Microsoft (Nasdaq: MSFT) must be one of the few non-pure-Interent companies that can shed 17 percent in two months and keep a mostly confident investor base.
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Since Dec. 27 the Evil Empire has tumbled from an record peak of 119 1/8 to just above 98 early this afternoon. The latest plunge has a few people talking; this week technical analyst John Murphy appeared on CNBC to discuss weaknesses in Microsoft's recent chart.
In a follow-up piece that appeared yesterday on CNBC.com, Murphy pointed out three worrisome signs. Microsoft's "MACD" lines -- basically smoothed out moving averages of closing prices -- are currently heading south. MACD fell short of a new peak when the actual share price set a record high at the turn of the year. And MSFT shares are close to falling below the trendline that shows where the stock has been bottoming out in each of its peaks and valleys over the past year.
Momentum traders can't get enough of this stuff. Although no technical indicator is perfect, you can't blame traders for relying on them in this case, because they've been decent predictors of MSFT behavior in the past.
In the short term. On other hand, if you're an investor -- you know, the kind of person Tokyo Joe sneers at -- Microsoft's chart should be comforting.
If you're good at reading charts (I'm not), you can make a lot of money. But one thing about technical analysis: it can help you spot patterns early, but it can't show you trends before they start. They can't tell you if momentum will shift, say, tomorrow or next week or whenever. No one can.
But history can at least be a comforting guide.
Consider: in the past two years, Microsoft has been through five instances where shares dropped significantly (which I'm arbitrarily defining as "You can really see it on the chart") after reaching an all-time high. Microsoft's last two major product launches were Office 2000 last spring and Windows 98 the preceding fall. In the seasons before each of those debuts, Microsoft shares slid as much as 15.6 percent and 18.1 percent respectively.
Sure, you could have traded Microsoft furiously during that time and, assuming you're reasonably competent, made some quick cash.
Or you could be like most Microsoft shareholders who hold onto the thing and ride it out. It's a strategy that has never failed, guarantees you'll never miss any portion of a run-up, and lets you avoid the capital gains hits of trading frequently.
Perhaps the 17 percent slide has you more nervous than usual. Just remember the stock the past has fallen as much as 20 percent before, yet every time Microsoft starts shipping a massive, bet-the-bank product (as opposed to Microsoft Bob), the stock rebounds to a new peak. Those negative MACD trends have never lasted for more than a couple of months.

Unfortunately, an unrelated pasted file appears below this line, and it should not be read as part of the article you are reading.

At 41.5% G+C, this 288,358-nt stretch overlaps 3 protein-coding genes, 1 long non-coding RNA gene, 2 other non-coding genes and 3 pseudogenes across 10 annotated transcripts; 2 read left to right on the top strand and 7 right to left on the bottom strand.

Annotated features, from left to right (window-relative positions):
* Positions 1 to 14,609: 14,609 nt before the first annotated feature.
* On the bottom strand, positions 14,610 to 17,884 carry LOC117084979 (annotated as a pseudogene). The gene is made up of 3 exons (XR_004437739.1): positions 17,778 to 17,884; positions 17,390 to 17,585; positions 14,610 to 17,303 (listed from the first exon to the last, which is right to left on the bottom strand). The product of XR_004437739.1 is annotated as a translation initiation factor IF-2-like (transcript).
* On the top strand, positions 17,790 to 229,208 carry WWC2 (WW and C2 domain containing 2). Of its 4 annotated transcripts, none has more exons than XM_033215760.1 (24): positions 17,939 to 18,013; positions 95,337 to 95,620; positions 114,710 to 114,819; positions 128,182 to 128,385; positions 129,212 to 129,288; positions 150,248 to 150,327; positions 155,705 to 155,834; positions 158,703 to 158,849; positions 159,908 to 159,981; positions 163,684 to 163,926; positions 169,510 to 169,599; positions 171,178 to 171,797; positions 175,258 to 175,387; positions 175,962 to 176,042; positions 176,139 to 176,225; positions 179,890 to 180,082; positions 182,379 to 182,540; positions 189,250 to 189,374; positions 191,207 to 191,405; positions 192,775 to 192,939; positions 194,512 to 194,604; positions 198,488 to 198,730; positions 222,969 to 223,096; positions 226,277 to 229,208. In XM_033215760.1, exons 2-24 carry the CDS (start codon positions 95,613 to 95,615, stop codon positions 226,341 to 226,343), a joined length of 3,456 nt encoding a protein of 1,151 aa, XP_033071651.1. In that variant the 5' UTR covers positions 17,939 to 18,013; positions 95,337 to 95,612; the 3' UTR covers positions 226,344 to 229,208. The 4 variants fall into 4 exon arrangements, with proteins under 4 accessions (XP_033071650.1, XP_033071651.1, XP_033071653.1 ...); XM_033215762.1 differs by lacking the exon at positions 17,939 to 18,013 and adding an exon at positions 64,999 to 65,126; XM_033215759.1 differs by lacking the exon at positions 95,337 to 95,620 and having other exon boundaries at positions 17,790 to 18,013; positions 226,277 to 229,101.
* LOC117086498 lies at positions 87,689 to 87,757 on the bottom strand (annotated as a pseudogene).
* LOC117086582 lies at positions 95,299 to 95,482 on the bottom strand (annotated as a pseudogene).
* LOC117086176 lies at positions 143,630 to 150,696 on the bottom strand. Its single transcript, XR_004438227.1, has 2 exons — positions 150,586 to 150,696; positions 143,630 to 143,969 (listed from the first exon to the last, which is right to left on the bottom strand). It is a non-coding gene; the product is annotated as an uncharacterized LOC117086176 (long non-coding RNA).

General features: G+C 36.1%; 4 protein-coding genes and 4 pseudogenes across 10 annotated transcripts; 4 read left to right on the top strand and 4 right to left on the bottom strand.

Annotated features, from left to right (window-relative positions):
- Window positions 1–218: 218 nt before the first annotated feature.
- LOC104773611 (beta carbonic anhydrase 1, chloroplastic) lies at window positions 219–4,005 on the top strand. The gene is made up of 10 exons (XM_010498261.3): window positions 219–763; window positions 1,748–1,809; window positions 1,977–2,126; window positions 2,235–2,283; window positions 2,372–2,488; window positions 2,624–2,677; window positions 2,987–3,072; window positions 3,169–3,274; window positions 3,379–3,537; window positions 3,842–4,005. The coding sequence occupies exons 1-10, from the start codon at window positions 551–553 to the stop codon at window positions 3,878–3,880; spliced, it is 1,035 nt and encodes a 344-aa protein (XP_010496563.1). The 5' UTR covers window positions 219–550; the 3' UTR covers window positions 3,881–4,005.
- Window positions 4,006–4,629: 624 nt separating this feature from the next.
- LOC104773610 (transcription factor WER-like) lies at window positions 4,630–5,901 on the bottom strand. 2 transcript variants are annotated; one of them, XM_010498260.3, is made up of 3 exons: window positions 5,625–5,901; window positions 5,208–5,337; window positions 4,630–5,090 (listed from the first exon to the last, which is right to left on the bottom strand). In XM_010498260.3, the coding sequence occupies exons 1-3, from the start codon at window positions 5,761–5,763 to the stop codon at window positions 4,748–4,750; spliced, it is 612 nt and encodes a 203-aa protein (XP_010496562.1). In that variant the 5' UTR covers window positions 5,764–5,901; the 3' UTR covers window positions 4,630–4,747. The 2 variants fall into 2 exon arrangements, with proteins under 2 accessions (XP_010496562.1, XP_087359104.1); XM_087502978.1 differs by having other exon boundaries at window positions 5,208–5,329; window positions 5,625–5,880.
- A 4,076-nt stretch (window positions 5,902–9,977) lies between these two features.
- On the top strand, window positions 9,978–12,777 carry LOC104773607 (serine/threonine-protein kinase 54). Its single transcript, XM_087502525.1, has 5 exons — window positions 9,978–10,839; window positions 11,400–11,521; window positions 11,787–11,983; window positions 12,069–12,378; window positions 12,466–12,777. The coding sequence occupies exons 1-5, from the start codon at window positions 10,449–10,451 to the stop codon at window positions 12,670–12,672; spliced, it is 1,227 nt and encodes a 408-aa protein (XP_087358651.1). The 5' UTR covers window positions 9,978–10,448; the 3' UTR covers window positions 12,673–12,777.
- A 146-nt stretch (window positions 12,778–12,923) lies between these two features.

And you know what's coming: Windows 2000 makes its big splash tomorrow.
I can hear the disputes already. "Linux will rule", "Windows 2000 sucks", "63,000 bugs, it's a joke", blah blah blah. Decry Bill Gates' business practices all you want. Scream for DOJ knives if it makes you happy. Point out every technical flaw in Microsoft software if it makes you feel better about yourself.
Maybe the critics are right about everything. I doubt it, but even if they are, there's no reason for investors to care. A seemingly infinite number of bugs didn't stop Windows 95 from being the most successful desktop software product in history. Windows 98 generated billions even though some enterprises to this day won't use it.
Microsoft skeptics preach from the same book as stock market bears. Logic predicts a prolonged downfall someday, but more than a decade has passed without one, a couple of hiccups notwithstanding.
Forget technical analysis (both stock and product) for a moment and ask yourself: has Microsoft ever let shareholders down in the long run? You don't need a trendline or MACDs to answer that one.
Post specializes in e-mail marketing, which makes the deal seem a bit ironic since Shell dimissed other bonus rewards companies -- Mypoints.com (Nasdaq: MYPT) and Cybergold (Nasdaq: CGLD), specifically -- as, well, e-mail marketers.
To be fair, note that Netcentives is different from the others in that it's more of an infrastructure company, as is Post. Netcentives provides online businesses with technology and a network, but it's up to the companies themselves to oversee and market the programs. Mypoints.com and Cybergold work with consumers more directly; it's sort of, but not quite, like the difference between Inktomi (Nasdaq: INKT) and a Web portal.
But Shell still might want to differentiate Netcentives in other ways besides direct marketing. Not that I'm one to talk -- I used the same description in a piece about a few weeks ago. 22GO>